The Victoria and Albert Museum has a great website full of information and art related to Jainism. It makes perfect sense–the Jains, noted for their scrupulous honesty, have acquired some wealth in fields like business and the law. Yet their religion emphasizes having only the things you need–and as a result they have become great patrons of religious art, giving away excess wealth in order to benefit their faith. Many of the objects and tapestries they have created are catalogued on the site.
What is probably the most useful for teaching about Jainism to high-schoolers, however, is the online version of Snakes and Ladders that the V&A has available for exploration and play. This was brand-new to me! Apparently “Chutes and Ladders” is a blatant rip-off of a game developed in ancient India. The ladders represent virtues–actions Jains can take to become more like the enlightened beings. The snakes represent vices, or those behaviors to be avoided. (I think this might be because in Jainism, there is a story about Mahavira being bitten by a poisonous snake. Or just because snakes are noted for being mean and slippery.) As my students worked through the game online, they learned about the characteristics that are valued by Jains, and a little bit about Jain interpretations of the cosmos. They also got increasingly frustrated by the snakes that took them farther and farther away from becoming liberated beings, but hey, you can’t expect to get enlightened in just one class period.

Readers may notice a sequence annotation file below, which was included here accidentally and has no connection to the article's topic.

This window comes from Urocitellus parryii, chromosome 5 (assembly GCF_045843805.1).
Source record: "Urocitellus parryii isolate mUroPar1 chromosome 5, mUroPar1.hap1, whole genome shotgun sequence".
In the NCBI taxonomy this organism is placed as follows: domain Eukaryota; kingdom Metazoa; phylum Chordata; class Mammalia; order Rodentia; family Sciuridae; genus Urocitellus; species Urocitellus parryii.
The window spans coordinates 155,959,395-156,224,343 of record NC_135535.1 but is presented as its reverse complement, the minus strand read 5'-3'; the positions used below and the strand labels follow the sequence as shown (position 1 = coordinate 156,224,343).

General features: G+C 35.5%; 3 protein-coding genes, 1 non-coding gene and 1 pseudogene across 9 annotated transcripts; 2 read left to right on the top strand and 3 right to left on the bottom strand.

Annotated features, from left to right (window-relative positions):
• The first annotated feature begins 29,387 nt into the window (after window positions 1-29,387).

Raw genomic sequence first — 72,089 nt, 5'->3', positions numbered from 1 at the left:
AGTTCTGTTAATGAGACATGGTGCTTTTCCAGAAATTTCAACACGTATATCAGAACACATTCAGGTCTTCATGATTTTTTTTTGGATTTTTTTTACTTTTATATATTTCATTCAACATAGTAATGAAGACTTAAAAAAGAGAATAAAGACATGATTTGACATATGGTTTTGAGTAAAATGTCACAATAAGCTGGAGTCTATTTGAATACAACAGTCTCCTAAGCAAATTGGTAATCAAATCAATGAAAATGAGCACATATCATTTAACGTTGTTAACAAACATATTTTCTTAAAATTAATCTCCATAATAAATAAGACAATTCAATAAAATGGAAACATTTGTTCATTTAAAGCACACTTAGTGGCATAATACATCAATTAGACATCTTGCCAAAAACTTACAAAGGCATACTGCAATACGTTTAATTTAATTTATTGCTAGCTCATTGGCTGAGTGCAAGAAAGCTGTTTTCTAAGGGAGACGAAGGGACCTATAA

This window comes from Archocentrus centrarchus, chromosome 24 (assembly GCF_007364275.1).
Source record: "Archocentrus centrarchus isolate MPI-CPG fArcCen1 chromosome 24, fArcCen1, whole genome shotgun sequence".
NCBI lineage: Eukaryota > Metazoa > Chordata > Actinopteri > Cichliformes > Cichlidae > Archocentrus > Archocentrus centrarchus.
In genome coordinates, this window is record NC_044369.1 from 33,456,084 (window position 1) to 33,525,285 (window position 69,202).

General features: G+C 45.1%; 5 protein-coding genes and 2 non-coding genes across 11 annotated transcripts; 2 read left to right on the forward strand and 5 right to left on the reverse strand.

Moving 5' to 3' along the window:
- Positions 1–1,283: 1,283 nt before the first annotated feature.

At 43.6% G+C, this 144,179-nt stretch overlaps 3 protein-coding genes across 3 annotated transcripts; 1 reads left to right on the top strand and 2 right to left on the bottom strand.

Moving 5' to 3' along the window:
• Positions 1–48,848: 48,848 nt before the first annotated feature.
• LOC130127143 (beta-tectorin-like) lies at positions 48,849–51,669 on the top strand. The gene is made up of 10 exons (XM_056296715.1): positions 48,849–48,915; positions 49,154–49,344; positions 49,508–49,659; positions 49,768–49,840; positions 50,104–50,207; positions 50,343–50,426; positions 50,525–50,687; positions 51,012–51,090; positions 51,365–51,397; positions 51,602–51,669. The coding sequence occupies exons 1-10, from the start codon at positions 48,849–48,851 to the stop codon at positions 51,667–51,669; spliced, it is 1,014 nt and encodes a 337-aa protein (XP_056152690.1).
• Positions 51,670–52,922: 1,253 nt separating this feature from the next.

Another “fun” activity that we did during this short unit on Jainism was that I challenged my students to be vegans for a day. Coincidentally, the start of this unit coincided with the Jain worldwide day of compassion on November 1st (more info here). Not a one of my students (except for the one who already wears the vegan badge), made it through the day, but I think it helped get them to focus on just how diligent and aware one has to be to maintain such a diet. (Nevermind that Jains also avoid some vegetables grown underground. We didn’t even get into those limitations!) I think that following a restrictive diet like that leads one to be exceptionally aware and mindful of what one is eating. Based on the one month of my life where I tried to give up sugar, I can tell you that it can be exhausting to check over every single thing that you eat. I wonder if for Jains, however, this attention to detail also helps connect them to and constantly remind them of the reason they are doing it: ahimsa (non-violence), compassion, and kindness. I’m not sure my students felt that same compassion or kindness when they were thinking about what they couldn’t eat that day, but it was good to hear their reflections. It certainly got them talking about Jainism.